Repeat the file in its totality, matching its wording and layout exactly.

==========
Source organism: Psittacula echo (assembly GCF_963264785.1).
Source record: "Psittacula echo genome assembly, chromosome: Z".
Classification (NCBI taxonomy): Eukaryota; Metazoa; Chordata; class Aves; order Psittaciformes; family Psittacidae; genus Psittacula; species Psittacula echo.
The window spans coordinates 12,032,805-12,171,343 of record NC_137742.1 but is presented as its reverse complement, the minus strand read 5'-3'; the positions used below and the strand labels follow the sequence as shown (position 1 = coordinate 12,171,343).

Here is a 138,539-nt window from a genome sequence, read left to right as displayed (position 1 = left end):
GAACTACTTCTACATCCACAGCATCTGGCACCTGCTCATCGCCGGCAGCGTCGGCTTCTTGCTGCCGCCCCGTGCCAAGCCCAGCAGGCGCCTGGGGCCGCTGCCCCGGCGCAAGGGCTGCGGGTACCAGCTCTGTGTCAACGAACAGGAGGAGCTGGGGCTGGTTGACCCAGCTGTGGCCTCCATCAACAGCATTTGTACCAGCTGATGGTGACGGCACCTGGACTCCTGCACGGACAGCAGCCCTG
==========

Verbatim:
Source organism: Psittacula echo (assembly GCF_963264785.1).
Source record: "Psittacula echo genome assembly, chromosome: Z".
Classification (NCBI taxonomy): Eukaryota; Metazoa; Chordata; class Aves; order Psittaciformes; family Psittacidae; genus Psittacula; species Psittacula echo.
The window spans coordinates 12,032,805-12,171,343 of record NC_137742.1 but is presented as its reverse complement, the minus strand read 5'-3'; the positions used below and the strand labels follow the sequence as shown (position 1 = coordinate 12,171,343).

Here is a 138,539-nt window from a genome sequence, read left to right as displayed (position 1 = left end):
GAACTACTTCTACATCCACAGCATCTGGCACCTGCTCATCGCCGGCAGCGTCGGCTTCTTGCTGCCGCCCCGTGCCAAGCCCAGCAGGCGCCTGGGGCCGCTGCCCCGGCGCAAGGGCTGCGGGTACCAGCTCTGTGTCAACGAACAGGAGGAGCTGGGGCTGGTTGACCCAGCTGTGGCCTCCATCAACAGCATTTGTACCAGCTGATGGTGACGGCACCTGGACTCCTGCACGGACAGCAGCCCTG